Tuesday, July 25, 2017

Sermon: “The How-Tos (and How-Not-Tos) of Discernment”, Judges 6:34-40/Joshua 24:2-5, 11-15 (July 23, 2017)



This sermon is the last one in our series based on questions submitted by you all. There were some excellent questions, and while Andrew’s sermon last week on sin and predestination addressed some juicy topics, I think that I lucked out for this week, too. The question for this week, as submitted, is: “How do you know what to act on, which decisions to make, what paths to take? How do you know it’s God leading you and when are you doing your own thing?” And, the questioner added, “Don’t just say to pray about it.” So, since THAT route is off-limits, I guess I have to go a little more in depth. No 30-second sermon for you this week.

Of course, prayer—talking to God—IS an important part of discernment. You can’t know what someone wants unless you ask, right? But more important than figuring out the right questions to ask is figuring out the right way to listen to the answer. I think that’s more what most of us struggle with, anyway. Frankly, the reason prayer often feels so ineffective is because we refuse to listen for and to the answer that God is offering. If it doesn’t fit what we want or expect, if it doesn’t come the way we anticipate, if we’re too distracted to listen, more often than not we assume that our prayer isn’t working, instead of considering that the issue might be with us. This isn’t an indictment of anyone personally; this is a reflection of our natural human hubris, impatience, and stubbornness. As a quote on the wall of my office by Thomas Müntzer says, “Believe that God is more willing to speak than you are prepared to listen.” We don’t hear because we aren’t letting ourselves hear.

So it’s little wonder that we look for obvious signs we’re making the right choice. If we struggle so much with listening, shouldn’t God give us answers that are easier to hear? It seems like the polite thing to do. That must have been what Gideon was thinking with this fleece business. I mean, in a way, it seems like an example of “what not to do” regarding discernment. Didn’t Jesus say, “Test not the Lord your God”?[1] And HE got it from Deuteronomy,[2] so it’s not like this would have been news to Gideon. And yet, Gideon does seem to test God—not once, but twice! He even knows it’s not cool; he says, “Do not let your anger burn against me,” please don’t be mad, God, but…I’m still just not sure.

I’m confident that most of us can relate to Gideon. It’s tempting for us to think that that’s the solution, isn’t it? That God just needs to be clearer with God’s messages, darn it! But God doesn’t always work like that—especially, it seems, when we most desperately want it.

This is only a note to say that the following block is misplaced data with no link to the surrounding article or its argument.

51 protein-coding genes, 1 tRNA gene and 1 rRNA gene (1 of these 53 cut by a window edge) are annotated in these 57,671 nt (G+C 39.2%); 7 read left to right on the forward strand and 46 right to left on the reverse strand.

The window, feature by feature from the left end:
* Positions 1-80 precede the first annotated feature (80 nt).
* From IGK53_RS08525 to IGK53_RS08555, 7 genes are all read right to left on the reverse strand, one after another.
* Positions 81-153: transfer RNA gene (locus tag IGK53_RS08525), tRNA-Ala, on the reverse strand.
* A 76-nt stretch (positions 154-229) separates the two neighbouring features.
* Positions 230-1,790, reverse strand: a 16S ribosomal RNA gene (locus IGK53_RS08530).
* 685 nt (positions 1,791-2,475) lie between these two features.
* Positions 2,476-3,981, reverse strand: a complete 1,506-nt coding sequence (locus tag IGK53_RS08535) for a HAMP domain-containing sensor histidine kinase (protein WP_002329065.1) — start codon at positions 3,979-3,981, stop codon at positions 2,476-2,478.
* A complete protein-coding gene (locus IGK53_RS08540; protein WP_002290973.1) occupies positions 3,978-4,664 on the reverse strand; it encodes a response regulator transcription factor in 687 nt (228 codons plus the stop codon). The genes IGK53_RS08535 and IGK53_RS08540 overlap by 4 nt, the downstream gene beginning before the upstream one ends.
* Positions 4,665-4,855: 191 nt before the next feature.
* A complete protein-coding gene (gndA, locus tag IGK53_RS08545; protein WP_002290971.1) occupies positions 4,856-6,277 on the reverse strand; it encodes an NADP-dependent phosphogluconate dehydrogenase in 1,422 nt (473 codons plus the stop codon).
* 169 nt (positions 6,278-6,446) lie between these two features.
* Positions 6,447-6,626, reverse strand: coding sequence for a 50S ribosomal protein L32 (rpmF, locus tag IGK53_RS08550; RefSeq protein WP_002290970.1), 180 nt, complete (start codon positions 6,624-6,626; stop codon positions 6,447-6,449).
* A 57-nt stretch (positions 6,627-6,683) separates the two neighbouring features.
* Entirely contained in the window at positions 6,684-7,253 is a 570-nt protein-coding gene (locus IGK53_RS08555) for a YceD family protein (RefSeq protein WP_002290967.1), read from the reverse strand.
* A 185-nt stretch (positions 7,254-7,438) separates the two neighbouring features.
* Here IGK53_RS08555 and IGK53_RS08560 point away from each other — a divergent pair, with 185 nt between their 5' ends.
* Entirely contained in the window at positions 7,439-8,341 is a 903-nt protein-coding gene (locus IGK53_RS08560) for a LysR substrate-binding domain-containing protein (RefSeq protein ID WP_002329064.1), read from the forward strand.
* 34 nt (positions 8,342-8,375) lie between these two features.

I, myself, have flirted with “discernment demands” in the past. Like many pastors, I spent a lot of time trying to figure out if my call to ministry was from God or was just an errant idea I’d had. At one point, I was walking with a friend back from Greek class, and the conversation turned to why we had chosen to take an ancient language with such limited real-life applications; as it happened, this friend was also PCUSA and discerning a call to ministry. He shared with me his own struggle to figure out God’s will for his life, and in the process, told me the story of Gideon’s fleece (it was, at this point, the first time I had heard it). My friend said, “I need a clear sign like Gideon, so I’m gonna apply to Princeton Seminary, and if God wants me to be a pastor, I’ll get in. If I don’t get in, I’ll know that God has other plans for me.” Made sense to me. Fast-forward a couple of years, and when he graduated college a year ahead of me, he followed through with his plan, got into Princeton, and became an ordained minister. Discernment made easy.

After seeing how successful his “arrangement” with God had been, I figured I’d try something similar. After I graduated college, I moved to Boston and eventually began looking into theological schools there. There are a ton of seminaries in Boston, but a part of me had always wondered if I could’ve gotten into an Ivy League school (maybe you can see where this is going). So I prayed: “Dear God, if you want me to serve you by being a pastor, let me get into Harvard Divinity School. If I don’t get in, I’ll know that you want something else for me.”

Guess what? I didn’t get in.

I remember lying in my bed, reading that rejection letter, and feeling like I’d hit a dead end. What should I do now? I didn’t have any other ideas for my future, no other real interests, and I had made it pretty clear that this was the sign I needed. I wasn’t sure what God was thinking. But, the results of my test were indisputable: clearly, God didn’t want me to be a pastor.

A few weeks went by, and I finally stopped looking for the “Oops, sorry; we made a mistake” letter from Harvard to come in the mail. But just as I stopped looking, a different letter arrived. From Boston University School of Theology. Inviting me to join the class of 2013 M.Div. program.

See, although I had a fool-proof plan to discern God’s will, the pastor of the church I had been teaching Sunday School at had been watching me and following my discernment, and had gently suggested that because there were so many great theology schools in Boston, I shouldn’t limit my search to just one. I should AT LEAST apply to one backup. So, to make her feel better, I did, and promptly forgot about it in my dogged pursuit of Gideon’s fleece. As it turns out, Boston University was an exponentially better fit for my learning style, theological priorities, and interests, and, well, here I am. God refused to be deterred by my misguided discernment. God refused to be bullied into expressing God’s will in the way that I demanded. God refused to let me walk away from my calling even though I was determined not to hear.